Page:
An Ayurvedic retreat that overturns some accepted “fix it” approaches brings clarity for Charlotte Francis
My plane to Coolangatta is delayed and they don’t know what the rescheduled departure time will be. Do I fret or do I go with the flow? On my way to an intensive Ayurveda and Zen retreat, I choose not worry and instead relax into the moment. I find a sunny table in the airport café, spread out my homemade lunch and settle into a good book.
Surprisingly, given the hustle and bustle of the airport, I enjoy my “free” time. Nothing is expected of me and all I have to do is keep an eye on the departure screen. Thankfully, the delay turns out to be no more than two hours and I land at Coolangatta in the early evening. En route to the Sangsurya Retreat Centre, I notice a car sticker with purple flowery lettering: “Remember to breathe.” Only in Byron, I smile to myself as we pass blond, barefoot teenagers skateboarding through the traffic.
Designed by the Mudita Institute, founded by Sensei Michael Doko Hatchett, a Zen Buddhist priest, Kester Marshall, a herbalist and naturopath, and his wife Nadia, an Ayurvedic lifestyle consultant and yoga teacher, the essence of the retreat is about simplifying the intensity of our lives and bringing our minds and bodies back into wholeness.
The polar opposite of a punishing raw food, goal setting, exercise-driven boot camp, we are invited to slow down, invite in space, sweetness and simplicity and to meet life with clarity for the proper digestion of food, thoughts and ideas. Our path for the next six days is to let go of that which is rushed, aggressive and shallow and to make contact with that which is deep and real; the warmth and wisdom at the core of our being.
“Just give yourself to the breath. There is nothing to achieve so you can’t fail,” says Doko with the warmest of smiles after our first Zazen meditation session. “Don’t fuss if thoughts come up.” And yet, that night it’s an enormous challenge to drop into the moment and “just do your teeth”, “just get into bed”, “just go to sleep.” The mental chatter continues, along with the ingrained need to plan ahead and fill in the space with reading, doing and thinking.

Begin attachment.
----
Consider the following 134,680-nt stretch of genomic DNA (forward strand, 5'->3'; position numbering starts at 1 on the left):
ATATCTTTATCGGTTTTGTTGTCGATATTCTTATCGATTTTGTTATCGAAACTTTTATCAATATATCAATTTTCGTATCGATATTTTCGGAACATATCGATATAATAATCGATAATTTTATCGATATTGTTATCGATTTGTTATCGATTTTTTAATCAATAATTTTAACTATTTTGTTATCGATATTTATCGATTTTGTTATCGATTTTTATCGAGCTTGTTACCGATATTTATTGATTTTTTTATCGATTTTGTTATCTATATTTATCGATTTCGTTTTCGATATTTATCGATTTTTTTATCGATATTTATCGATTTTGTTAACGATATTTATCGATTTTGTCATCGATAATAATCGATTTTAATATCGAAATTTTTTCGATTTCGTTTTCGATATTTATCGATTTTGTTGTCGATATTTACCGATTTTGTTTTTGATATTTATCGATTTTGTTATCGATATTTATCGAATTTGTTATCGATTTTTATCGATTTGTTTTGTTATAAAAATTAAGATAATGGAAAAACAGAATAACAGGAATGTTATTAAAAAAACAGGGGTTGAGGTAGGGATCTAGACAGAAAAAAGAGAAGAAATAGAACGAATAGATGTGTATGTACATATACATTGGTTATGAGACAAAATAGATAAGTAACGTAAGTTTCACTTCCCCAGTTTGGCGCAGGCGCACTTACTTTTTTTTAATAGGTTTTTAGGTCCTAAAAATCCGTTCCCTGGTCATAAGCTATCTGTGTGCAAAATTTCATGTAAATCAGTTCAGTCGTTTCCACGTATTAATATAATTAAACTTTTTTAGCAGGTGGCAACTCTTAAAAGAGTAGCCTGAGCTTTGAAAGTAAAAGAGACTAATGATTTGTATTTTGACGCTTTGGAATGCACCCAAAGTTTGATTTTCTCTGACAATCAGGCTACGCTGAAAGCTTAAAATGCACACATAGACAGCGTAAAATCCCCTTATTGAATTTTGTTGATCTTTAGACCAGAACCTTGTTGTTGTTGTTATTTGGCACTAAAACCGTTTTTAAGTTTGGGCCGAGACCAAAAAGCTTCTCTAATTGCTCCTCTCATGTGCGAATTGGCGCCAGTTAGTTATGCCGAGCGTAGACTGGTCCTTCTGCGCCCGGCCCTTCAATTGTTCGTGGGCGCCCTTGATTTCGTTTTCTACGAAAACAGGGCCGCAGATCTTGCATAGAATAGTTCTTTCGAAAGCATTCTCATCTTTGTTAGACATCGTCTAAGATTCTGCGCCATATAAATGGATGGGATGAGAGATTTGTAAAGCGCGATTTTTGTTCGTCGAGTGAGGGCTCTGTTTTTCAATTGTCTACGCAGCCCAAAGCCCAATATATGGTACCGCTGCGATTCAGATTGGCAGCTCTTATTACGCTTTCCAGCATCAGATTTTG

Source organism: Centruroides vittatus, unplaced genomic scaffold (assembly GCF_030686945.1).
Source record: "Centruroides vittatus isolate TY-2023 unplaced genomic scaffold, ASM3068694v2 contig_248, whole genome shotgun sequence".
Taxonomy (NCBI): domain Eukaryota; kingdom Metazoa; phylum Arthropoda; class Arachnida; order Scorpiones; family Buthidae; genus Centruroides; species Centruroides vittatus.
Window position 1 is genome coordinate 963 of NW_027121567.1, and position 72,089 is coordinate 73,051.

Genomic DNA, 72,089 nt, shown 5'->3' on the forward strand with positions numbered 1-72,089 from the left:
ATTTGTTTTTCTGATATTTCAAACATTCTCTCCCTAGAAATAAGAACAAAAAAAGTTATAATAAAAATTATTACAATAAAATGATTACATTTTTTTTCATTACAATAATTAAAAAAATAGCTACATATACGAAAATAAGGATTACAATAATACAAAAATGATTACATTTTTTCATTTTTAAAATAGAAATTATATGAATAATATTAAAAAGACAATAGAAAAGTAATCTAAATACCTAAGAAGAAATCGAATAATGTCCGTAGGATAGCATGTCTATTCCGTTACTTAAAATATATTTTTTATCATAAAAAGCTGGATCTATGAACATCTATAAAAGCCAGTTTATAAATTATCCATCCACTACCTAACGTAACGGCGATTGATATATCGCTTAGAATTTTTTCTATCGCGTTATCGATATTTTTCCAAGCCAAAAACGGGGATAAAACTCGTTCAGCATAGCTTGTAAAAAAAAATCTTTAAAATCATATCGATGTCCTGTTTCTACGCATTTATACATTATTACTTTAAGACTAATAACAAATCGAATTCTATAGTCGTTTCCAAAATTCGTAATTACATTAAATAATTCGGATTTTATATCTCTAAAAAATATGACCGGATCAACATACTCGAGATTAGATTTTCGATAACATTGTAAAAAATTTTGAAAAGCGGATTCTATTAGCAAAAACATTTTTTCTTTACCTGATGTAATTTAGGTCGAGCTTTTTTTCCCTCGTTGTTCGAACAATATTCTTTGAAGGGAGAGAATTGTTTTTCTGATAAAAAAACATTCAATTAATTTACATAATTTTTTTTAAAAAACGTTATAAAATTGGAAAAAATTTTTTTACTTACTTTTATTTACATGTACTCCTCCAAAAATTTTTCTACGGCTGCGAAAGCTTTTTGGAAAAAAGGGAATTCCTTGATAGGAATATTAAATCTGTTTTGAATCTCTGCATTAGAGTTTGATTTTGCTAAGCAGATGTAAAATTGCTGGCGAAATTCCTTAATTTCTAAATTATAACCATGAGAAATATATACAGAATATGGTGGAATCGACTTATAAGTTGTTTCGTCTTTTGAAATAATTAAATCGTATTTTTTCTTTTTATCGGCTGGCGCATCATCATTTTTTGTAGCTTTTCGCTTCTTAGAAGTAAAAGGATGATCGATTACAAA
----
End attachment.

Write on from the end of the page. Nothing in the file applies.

That’s why patience is so important. One of three key themes of the retreat, along with warmth and precision, this is our opportunity to stop wasting energy by constantly engaging in the “fix it” approach to life. In his crystal clear and beautifully worded lectures, Doko explains how even our efforts to create a healthy lifestyle imply a grasping for answers and, ultimately, create division in the mind and knots in the body. We are always ON and measuring life.
By contrast, warmth is the uncontrived space of relaxation, where we can feel into the enjoyment of healthy living for the simple joy of it, not because we should or because we have a strategy.
Warmth is also a key quality in Ayurveda, the traditional medicine of India that aims to bring the body into balance with nature. Contrary to much of what is widely perceived as healthy - cold, raw, low fat, dry and rough foods (think iced water, salad, rice crackers, raw vegetables and cooling yoghurt) - Ayurveda works on the basis that like encourages like and so recommends warm, light and slightly oily foods.